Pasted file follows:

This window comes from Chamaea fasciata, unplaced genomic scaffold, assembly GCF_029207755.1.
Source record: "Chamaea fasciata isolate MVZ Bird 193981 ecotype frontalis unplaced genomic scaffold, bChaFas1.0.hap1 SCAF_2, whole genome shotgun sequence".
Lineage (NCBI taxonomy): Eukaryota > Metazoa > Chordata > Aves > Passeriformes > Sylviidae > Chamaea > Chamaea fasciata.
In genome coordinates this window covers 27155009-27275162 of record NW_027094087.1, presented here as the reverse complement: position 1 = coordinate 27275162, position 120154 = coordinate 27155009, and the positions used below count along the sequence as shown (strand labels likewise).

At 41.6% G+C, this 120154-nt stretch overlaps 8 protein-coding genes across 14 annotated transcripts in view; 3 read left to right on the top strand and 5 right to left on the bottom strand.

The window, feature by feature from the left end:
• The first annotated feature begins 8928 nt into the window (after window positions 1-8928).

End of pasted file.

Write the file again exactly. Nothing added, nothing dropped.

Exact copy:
This window comes from Chamaea fasciata, unplaced genomic scaffold, assembly GCF_029207755.1.
Source record: "Chamaea fasciata isolate MVZ Bird 193981 ecotype frontalis unplaced genomic scaffold, bChaFas1.0.hap1 SCAF_2, whole genome shotgun sequence".
Lineage (NCBI taxonomy): Eukaryota > Metazoa > Chordata > Aves > Passeriformes > Sylviidae > Chamaea > Chamaea fasciata.
In genome coordinates this window covers 27155009-27275162 of record NW_027094087.1, presented here as the reverse complement: position 1 = coordinate 27275162, position 120154 = coordinate 27155009, and the positions used below count along the sequence as shown (strand labels likewise).

At 41.6% G+C, this 120154-nt stretch overlaps 8 protein-coding genes across 14 annotated transcripts in view; 3 read left to right on the top strand and 5 right to left on the bottom strand.

The window, feature by feature from the left end:
• The first annotated feature begins 8928 nt into the window (after window positions 1-8928).